Winterization: Should I Shut My Water Feature Down During Cold Weather?
Greetings from the world of waterscapes! One of the first questions I am asked by brand new water feature owners is “should I shut it off for winter?” The answer for winterization of ponds in general is that it depends on the environment. Up north, where the winters come early and hard, winter shut downs are part of normal annual maintenance. Much like spring cleanouts are. Here is the south we don’t really have that problem.
If you get harsh winters where you live here are the steps you should take for winterization.
- Net your pond for leaves and cut back foliage to prevent as much debris from getting in the water as possible.
- Shut your pond off and remove the pump.
- Store your pump in a dry place. A garage or storage shed for example.
If you have a pond with fish, you must make sure there is always an opening on the surface for oxygenation should the pond freeze over. To do this you can put in a floating de-icer or put a pump in the bottom which shoots a jet of water to the surface to keep it from freezing. For an added precaution you may want to add an aeration system if you don’t already have one.
Here in Knoxville TN we don’t get winters that harsh. People often get worried when the weather forecast says temperatures will drop below freezing in the evenings. They immediately shut their water feature off to keep the lines from freezing and busting. This is not actually necessary here. While quickly moving water may get a shell of ice over or around it, in our climate it will not freeze solid and therefore will not harm your pump or plumbing.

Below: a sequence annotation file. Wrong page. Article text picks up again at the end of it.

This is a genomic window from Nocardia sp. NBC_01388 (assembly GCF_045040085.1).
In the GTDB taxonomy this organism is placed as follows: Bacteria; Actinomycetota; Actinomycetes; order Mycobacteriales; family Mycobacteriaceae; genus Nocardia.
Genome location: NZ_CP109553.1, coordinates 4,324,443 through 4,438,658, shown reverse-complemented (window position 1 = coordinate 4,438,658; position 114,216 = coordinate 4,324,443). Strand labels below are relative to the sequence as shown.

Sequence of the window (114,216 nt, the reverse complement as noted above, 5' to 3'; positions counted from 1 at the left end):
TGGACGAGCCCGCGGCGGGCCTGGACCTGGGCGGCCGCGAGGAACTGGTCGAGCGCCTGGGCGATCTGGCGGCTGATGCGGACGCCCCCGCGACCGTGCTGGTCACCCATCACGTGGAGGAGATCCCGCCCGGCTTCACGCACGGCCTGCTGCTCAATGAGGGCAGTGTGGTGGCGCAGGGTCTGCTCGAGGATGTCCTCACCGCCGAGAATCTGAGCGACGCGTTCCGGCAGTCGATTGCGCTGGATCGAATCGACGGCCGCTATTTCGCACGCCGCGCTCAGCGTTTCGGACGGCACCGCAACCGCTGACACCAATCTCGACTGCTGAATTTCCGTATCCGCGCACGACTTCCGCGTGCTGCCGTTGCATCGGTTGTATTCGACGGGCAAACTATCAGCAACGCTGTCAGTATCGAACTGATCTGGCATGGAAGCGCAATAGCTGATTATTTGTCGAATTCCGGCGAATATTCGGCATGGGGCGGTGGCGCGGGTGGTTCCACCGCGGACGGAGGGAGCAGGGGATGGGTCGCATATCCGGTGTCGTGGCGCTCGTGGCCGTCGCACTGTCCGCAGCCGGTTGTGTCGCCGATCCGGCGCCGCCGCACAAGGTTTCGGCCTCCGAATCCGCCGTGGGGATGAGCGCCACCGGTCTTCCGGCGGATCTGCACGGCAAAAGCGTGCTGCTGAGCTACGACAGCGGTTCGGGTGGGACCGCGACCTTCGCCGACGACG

I have had a pond owner come to me with the opposite concern. They had experienced a situation where a plumbing line was full of water that was not moving and when it froze it busting the line. This caused them to ask me if it would be more dangerous to turn the pump off, leaving water in the line. Would it freeze because it was no longer moving? This should not be a problem either. Unlike plumbing in a house with bad insulation, your pond plumbing is buried in the earth. This helps insulate it and protect it from freezing. You could also remove the check valve, draining the plumbing. But the safest thing to do in our climate is to leave your water feature running all year round.
If your water is flowing unobstructed you should have no problem with water freezing and harming your pump or plumbing. In fact, this can make for some truly beautiful winter scenery when you get ice formations around the edges of your stream, waterfall, or fountainscape. If you get some good photographs of your water feature this winter, we would love to see them!!!
Catch you downstream.